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Deoxit D5 vs. CRC QD Electronic Cleaner


Experienced Member
Feb 13, 2024
I wasn't familiar with Deoxit until recently and have always used CRC QD Electronic Cleaner. Most of the information I can find relates to audio gear rather than computers. Here's my understanding so far:

For something with old spill damage (for example) and corrosion, Deoxit would work better, for something with fresh spill damage, CRC might work better? Is that correct?

Can someone break down further the advantages and disadvantages of each on computers? I get the feeling I should be using Deoxit instead in most cases.
Deoxit is good for old damage and corrosion. It excels in cleaning and leaves a protective layer, but it can be more expensive. On the other hand, CRC QD Electronic Cleaner is suitable for quick cleaning and versatile use. It dries fast and is budget-friendly, but it may not provide as much long-term protection. For old damage, Deoxit is recommended, while CRC QD is practical for quick tasks like fresh spills. In routine care, Deoxit stands as a solid choice. Always follow product instructions and ensure compatibility with materials. Deoxit is excellent for critical components, while CRC QD offers a practical and affordable option for quick tasks.
"Deoxit is good for old damage and corrosion. It excels in cleaning and leaves a protective layer".... That sounds like marketing rhetoric.

It always makes me smile that nobody (product end users) appear to have conducted their own controlled experiments on various products, on various metal surfaces, to find out:

What happens 3 month down the line after you applied some product to a particular metal, vs what happened if you did not apply it. How long do any lubricating properties last, a week, a month, 6 months ?

Does the product, for the particular metal surface you are applying it to, afford any form of corrosion protection ?

Can it really remove oxidation ?

Will it make matters worse ?

It appears that most electronics enthusiasts can't be bothered finding out for themselves (no more than when a component fails, it is thrown in the bin and not subject to forensic examination to find out why and what its failure mode was)

We end up with all sorts of anecdotal reports about who prefers what product. Who recommends what and remarks like it "always works" for them. If medicine was like this we would still be treating Syphilis with Arsenic and Mercury. A very sage Doctor once wrote in a classical medical textbook : One night with Venus and a lifetime with Mercury.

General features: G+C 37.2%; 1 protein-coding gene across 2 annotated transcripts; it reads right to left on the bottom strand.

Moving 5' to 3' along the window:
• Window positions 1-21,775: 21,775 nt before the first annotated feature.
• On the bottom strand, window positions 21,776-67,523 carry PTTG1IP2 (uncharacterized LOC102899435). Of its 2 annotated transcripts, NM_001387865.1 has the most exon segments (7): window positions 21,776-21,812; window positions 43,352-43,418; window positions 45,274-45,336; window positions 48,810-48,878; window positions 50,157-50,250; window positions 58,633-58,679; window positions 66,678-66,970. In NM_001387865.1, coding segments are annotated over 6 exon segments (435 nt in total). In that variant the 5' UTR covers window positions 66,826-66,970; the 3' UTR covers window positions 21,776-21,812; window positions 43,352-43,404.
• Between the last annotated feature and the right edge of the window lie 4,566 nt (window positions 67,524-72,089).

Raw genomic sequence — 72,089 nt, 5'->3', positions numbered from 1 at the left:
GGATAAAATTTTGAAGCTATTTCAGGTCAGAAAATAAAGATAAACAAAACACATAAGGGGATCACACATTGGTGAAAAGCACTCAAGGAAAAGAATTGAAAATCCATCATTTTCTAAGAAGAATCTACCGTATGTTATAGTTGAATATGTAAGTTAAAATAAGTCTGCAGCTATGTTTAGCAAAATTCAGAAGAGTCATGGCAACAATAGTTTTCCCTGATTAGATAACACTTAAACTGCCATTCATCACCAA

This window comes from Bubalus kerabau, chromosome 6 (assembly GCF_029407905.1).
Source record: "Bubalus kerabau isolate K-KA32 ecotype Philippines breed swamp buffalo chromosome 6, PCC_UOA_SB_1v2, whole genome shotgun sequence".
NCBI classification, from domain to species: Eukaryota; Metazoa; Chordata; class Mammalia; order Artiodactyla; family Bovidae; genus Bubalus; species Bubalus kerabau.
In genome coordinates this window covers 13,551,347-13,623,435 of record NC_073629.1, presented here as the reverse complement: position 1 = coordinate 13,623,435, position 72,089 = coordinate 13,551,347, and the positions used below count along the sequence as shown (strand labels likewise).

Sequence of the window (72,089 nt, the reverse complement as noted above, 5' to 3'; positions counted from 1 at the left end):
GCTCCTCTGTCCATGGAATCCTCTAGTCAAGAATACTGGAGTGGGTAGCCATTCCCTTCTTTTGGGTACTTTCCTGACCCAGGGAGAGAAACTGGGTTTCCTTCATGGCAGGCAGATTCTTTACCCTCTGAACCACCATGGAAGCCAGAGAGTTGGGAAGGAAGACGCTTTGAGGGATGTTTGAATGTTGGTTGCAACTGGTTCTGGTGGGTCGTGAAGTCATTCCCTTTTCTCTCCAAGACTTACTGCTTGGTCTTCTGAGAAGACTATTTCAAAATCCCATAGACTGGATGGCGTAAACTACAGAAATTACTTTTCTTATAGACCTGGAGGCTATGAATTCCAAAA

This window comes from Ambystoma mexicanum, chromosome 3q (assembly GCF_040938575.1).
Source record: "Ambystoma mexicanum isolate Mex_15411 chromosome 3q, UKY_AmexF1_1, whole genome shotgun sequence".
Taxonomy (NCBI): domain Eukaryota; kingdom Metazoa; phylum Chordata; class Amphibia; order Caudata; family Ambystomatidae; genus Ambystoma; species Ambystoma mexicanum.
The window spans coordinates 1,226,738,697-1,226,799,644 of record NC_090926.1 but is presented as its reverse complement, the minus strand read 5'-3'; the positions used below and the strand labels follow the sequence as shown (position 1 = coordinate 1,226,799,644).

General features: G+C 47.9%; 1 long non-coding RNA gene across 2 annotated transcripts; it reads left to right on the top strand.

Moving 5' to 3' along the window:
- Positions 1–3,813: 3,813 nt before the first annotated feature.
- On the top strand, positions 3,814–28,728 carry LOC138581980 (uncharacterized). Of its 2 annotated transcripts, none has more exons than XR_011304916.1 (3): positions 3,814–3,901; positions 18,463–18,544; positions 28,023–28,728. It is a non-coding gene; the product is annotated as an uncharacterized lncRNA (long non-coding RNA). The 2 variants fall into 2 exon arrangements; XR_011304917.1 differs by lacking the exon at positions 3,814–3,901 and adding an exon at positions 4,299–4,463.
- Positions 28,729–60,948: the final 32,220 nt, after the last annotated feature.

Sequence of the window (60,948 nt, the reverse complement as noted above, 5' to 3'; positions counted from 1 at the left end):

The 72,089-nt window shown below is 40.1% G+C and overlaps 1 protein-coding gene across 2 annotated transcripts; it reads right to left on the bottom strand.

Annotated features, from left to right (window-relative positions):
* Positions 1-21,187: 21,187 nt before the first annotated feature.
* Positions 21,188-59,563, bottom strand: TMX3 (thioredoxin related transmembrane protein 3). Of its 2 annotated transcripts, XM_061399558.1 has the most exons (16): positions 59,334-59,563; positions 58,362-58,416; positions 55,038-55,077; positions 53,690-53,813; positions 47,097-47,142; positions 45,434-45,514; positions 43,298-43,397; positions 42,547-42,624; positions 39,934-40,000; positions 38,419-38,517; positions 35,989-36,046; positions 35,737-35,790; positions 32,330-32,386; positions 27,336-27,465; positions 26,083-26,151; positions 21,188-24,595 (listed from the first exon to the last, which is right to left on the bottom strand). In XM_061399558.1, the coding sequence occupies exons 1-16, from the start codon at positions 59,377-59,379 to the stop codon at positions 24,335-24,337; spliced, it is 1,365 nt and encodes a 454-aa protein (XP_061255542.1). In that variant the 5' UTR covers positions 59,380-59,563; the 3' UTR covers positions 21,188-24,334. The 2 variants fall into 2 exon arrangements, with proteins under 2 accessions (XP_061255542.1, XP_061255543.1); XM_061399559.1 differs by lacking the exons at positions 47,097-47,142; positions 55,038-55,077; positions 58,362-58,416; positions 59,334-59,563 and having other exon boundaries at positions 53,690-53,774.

One very definite thing I have discovered in this area, don't confuse three things: cleaning, de-oxidation and lubrication. As far as I have discovered no product exists that does all three properly, at the same time.

For cleaning I use a zero residue cleaner such as CRC's CO contact cleaner, and for lubrication after that I apply Inox's mx-3. I use these for connectors, IC sockets, potentiometers and switches. The reasons are outlined in this article:

But, unless other people decide to conduct similar experiments, with controls (and to help verify or discount my results), on ranges of different products and materials, , we will remain the victims of marketing rhetoric and personal opinions.
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I've been using Deoxit lately on an amplifier restoration, and I'm not sure it's actually making things better... I mean, it seems to clean and lube really well in the moment, but then when I come back to the project later I seem to need to do it all over again. I know cleaning out corrosion (especially in potentiometers) isn't a one-and-done process, and I'm most definitely NOT taking a methodical approach here, but between my experience on this project and some other projects, Deoxit doesn't seem to be the be-all-end-all the hype would suggest. I like @Hugo Holden 's approach, will be picking up some more zero residue contact cleaner and taking a layered approach.
Carbon tet mus surely be the answer. :)
Yes, it probably is. I have posted this before.

One of my favorite episodes of Lost in Space, Will Robinson went to a drug store, with the help of an Alien transport system and bought some Carbon Tet to help fix the Jupiter 2.

At the time I was using Carbon Tet for a number of things in the shed. It is a particularly good de-greaser, it is (was) good for cleaning aged rubber; if pinch rollers and rubber drive belts in tape decks are cleaned with it, it gives them a new lease on life.

But, because people got relentlessly exposed to it in the dry cleaning industry, it caused liver cancer and it got banned, but like all poisons and carcinogens, the effect of it depends on the dose, route of administration and in lower levels the chronicity of exposure. If you used Carbon Tet occasionally, in a ventilated area, there would be no worries with it.

I remember when I used up my last bottle of it and couldn't get any more. The replacement low residue cleaners never seemed to work quite as well.


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I've got a bottle of trike (trichloroethylene) as a substitute, but carbon tet, like Freon TF were the go-tos for cleaning. Apparently some segments of the aircraft industry can still get TF, but all I have are a couple of empty cans of it...
IBM used to specify sperm whale oil for lubrication for some of their oldest gear.
IBM used to specify sperm whale oil for lubrication for some of their oldest gear.

That is hilarious. I wonder what made that Whale oil so special. A good movie title "IBM and the Whale".

Most oils with varying length molecular chains can be synthesized in the lab.

There was that very interesting, yet very disturbing story about Lorenzo's oil. When the movie came out I was studying Stryer's Biochem textbook and understood some of the issues.